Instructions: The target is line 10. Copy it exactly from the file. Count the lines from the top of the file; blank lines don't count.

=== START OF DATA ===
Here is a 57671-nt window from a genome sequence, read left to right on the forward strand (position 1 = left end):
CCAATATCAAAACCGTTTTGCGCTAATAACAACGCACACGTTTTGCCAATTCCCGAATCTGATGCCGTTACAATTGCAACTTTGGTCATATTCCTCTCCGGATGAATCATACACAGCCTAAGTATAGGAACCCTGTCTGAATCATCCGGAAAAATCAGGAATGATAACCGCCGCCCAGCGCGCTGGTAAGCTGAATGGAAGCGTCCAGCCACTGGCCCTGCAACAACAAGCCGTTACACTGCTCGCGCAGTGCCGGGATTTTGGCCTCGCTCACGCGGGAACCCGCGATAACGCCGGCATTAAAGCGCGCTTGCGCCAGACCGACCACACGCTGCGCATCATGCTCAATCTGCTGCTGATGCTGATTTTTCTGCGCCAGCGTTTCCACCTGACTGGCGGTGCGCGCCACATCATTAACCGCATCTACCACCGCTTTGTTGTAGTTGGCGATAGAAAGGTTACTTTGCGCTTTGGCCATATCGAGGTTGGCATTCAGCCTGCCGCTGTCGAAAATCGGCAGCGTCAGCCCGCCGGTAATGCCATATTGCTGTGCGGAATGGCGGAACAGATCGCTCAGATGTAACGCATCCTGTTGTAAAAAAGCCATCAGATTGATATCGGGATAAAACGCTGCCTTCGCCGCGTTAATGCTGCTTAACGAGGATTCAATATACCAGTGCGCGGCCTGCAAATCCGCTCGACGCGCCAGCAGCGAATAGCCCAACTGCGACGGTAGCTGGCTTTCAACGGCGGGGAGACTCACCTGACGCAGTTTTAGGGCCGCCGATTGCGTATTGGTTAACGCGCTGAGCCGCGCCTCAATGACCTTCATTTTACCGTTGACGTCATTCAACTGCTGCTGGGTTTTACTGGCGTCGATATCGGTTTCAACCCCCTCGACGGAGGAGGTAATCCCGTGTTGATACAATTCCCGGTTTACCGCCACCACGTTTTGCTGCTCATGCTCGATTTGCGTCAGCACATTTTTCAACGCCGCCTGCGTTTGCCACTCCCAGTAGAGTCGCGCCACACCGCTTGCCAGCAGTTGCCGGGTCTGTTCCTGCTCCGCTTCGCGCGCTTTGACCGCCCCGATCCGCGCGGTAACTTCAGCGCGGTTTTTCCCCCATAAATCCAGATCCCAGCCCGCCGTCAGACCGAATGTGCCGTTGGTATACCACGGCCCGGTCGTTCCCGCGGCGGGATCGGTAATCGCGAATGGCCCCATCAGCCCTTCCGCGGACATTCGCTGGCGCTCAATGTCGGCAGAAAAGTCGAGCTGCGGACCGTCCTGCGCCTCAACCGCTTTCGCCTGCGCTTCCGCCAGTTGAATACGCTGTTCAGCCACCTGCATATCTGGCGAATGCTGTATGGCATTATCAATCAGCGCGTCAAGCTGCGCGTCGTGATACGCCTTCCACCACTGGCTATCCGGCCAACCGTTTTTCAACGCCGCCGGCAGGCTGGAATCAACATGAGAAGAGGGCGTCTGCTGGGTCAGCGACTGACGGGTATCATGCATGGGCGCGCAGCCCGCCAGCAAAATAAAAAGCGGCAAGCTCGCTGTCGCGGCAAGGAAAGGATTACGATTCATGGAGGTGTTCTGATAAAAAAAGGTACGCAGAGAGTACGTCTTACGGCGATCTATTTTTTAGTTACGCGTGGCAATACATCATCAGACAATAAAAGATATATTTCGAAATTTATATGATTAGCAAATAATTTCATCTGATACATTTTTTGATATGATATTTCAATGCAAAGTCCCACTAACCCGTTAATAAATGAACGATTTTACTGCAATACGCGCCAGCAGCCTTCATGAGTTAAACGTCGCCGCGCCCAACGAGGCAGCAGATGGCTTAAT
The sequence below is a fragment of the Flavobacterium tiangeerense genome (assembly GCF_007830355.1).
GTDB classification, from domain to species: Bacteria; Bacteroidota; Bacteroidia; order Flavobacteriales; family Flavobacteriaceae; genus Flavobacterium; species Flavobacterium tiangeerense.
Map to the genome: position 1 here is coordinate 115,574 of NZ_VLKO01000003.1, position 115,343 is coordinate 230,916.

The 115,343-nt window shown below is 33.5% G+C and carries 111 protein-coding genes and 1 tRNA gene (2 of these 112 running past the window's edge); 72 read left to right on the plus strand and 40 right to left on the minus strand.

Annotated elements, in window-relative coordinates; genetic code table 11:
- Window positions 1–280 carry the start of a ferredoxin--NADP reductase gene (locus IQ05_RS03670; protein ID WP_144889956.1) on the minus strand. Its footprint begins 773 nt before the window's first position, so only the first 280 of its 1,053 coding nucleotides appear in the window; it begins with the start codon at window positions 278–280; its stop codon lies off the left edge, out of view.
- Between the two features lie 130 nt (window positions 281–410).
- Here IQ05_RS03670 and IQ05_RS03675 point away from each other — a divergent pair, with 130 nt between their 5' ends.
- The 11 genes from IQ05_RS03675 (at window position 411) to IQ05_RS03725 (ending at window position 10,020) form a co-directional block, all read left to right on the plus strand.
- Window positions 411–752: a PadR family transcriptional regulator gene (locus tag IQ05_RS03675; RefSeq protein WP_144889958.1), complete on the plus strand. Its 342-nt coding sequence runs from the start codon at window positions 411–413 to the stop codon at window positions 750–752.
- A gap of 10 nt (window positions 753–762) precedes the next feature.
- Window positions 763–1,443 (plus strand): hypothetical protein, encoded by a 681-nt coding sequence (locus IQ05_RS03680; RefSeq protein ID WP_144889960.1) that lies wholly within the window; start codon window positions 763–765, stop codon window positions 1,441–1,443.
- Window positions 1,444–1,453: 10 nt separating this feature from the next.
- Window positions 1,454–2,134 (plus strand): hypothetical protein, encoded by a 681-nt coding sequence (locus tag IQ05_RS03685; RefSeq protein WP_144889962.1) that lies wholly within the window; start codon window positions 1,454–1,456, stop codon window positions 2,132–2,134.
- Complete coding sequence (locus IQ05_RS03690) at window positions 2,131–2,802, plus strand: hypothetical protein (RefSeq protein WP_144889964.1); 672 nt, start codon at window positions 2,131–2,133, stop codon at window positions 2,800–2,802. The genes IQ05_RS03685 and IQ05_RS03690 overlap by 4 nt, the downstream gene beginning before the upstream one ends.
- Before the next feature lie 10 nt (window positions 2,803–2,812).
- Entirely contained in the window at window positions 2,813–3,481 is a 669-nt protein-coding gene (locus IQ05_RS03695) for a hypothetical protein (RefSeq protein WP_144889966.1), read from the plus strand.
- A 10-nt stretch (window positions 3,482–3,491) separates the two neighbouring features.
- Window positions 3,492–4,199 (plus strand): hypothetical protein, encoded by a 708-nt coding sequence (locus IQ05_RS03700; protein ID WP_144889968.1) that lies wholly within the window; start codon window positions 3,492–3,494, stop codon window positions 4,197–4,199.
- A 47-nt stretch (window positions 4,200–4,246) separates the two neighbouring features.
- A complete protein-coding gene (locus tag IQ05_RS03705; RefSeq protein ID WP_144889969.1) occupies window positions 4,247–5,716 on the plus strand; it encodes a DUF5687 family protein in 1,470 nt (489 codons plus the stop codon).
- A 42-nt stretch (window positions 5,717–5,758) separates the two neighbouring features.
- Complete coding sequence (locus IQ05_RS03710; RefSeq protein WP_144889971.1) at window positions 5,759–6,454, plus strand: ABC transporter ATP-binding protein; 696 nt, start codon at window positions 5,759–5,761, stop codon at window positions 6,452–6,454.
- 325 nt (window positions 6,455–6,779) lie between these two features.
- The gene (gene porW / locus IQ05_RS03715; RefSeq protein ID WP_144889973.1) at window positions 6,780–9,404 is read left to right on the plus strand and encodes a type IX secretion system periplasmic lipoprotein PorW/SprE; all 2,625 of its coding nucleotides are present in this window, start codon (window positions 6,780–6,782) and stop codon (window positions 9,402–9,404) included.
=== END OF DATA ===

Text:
- Here IQ05_RS03670 and IQ05_RS03675 point away from each other — a divergent pair, with 130 nt between their 5' ends.